Government officials tend to take seriously any declaration they receive from organizations and institutions representing large groups of people. When these bodies enjoy a large degree of prestige or popularity they become hard to ignore.

 Americans who belong to labor unions, professional associations, and other bodies may have means of leveraging influence by working to have such organizations deliver declarations in opposition to repressive or wrong-headed government policies.

 4. Signed public statements

 In contrast to declarations, these are “directed primarily to the general public, or to both the public and the opponent, and released with the signatures of supporters.” These may be offered to the public to sign. “The signatures may be those of persons from particular organizations, occupations or professions, or of people from various parts of the society.”

 5. Declarations of indictment and intention

 As examples, Sharp cites the American Declaration of Independence, as well as the South African “Freedom Charter” adopted in 1955 against apartheid. Ideally, such documents “are seen to be of such a quality or to meet such a response that the document itself becomes influential in influencing people's loyalties and behavior.”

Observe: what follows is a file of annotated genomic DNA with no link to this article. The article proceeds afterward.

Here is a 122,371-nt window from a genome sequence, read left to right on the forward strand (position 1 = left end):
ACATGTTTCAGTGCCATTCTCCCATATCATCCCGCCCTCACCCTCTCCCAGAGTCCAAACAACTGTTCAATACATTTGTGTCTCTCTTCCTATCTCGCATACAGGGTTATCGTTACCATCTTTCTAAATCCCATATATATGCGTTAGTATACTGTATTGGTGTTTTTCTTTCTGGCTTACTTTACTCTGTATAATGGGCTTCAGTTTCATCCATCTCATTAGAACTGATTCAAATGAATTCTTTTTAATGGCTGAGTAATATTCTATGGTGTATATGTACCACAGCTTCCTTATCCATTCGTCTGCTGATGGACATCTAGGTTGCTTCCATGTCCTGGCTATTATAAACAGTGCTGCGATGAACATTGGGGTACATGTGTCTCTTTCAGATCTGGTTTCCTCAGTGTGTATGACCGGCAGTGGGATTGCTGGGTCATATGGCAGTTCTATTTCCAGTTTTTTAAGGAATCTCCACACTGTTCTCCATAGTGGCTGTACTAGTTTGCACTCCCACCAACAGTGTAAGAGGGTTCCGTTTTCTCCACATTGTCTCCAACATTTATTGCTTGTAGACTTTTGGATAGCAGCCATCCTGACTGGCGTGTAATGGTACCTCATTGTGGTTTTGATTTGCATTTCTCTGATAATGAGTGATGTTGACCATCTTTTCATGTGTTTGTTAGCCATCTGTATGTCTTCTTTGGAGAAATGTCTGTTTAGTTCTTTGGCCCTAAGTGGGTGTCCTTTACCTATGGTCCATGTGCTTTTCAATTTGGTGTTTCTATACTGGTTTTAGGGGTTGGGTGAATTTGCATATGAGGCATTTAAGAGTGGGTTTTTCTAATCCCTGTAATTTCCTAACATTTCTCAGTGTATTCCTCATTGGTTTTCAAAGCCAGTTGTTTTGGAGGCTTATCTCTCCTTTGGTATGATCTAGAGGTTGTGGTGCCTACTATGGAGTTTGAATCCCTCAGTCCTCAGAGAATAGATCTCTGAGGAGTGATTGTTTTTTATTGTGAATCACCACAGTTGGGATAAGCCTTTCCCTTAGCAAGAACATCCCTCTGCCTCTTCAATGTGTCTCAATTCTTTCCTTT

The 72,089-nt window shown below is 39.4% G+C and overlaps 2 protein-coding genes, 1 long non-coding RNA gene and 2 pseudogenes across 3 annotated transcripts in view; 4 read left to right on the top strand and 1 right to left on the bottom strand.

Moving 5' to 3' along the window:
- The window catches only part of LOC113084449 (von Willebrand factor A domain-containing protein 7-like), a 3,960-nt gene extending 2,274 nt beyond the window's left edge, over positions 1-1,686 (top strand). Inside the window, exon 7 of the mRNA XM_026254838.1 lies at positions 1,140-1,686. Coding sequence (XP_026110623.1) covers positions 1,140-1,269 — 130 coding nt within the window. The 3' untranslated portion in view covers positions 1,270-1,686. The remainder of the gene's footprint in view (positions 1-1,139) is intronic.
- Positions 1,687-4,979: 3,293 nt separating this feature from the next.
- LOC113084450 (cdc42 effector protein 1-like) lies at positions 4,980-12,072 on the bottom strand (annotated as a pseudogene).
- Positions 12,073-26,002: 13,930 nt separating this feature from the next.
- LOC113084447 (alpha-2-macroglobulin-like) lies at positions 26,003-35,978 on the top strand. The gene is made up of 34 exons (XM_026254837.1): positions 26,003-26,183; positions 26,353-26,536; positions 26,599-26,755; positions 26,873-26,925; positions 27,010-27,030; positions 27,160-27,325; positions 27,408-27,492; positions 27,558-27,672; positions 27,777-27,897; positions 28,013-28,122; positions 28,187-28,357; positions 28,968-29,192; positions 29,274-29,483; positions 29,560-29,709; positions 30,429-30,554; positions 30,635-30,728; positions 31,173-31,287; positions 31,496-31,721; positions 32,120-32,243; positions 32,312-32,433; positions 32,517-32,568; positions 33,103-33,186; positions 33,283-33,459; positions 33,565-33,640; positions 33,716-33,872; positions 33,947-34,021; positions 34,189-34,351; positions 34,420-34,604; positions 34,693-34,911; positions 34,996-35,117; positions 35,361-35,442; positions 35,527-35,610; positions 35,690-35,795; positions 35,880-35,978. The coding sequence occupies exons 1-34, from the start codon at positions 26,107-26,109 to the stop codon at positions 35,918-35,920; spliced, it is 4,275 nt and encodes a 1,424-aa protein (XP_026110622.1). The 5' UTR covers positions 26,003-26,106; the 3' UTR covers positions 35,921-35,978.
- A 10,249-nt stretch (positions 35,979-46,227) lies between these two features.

6. Group or mass petitions

 Group petitions have been used since ancient times. Thanks to the Internet, it has now easier than ever to circulate petitions electronically signed by large numbers of people. When a large number of people are passionate on a given issue, such petitions can be carried out and presented with amazing speed. A petition containing a large number of bonafide signatures can be a blockbuster in urging the adoption or prevention of a specific action.

 In many states, petitions may serve as the basis for legislative initiatives, recalls of public officials, and referendums on existing legislation. Such petitions allow citizens to participate in democracy in a more direct fashion than merely voting for people to represent them.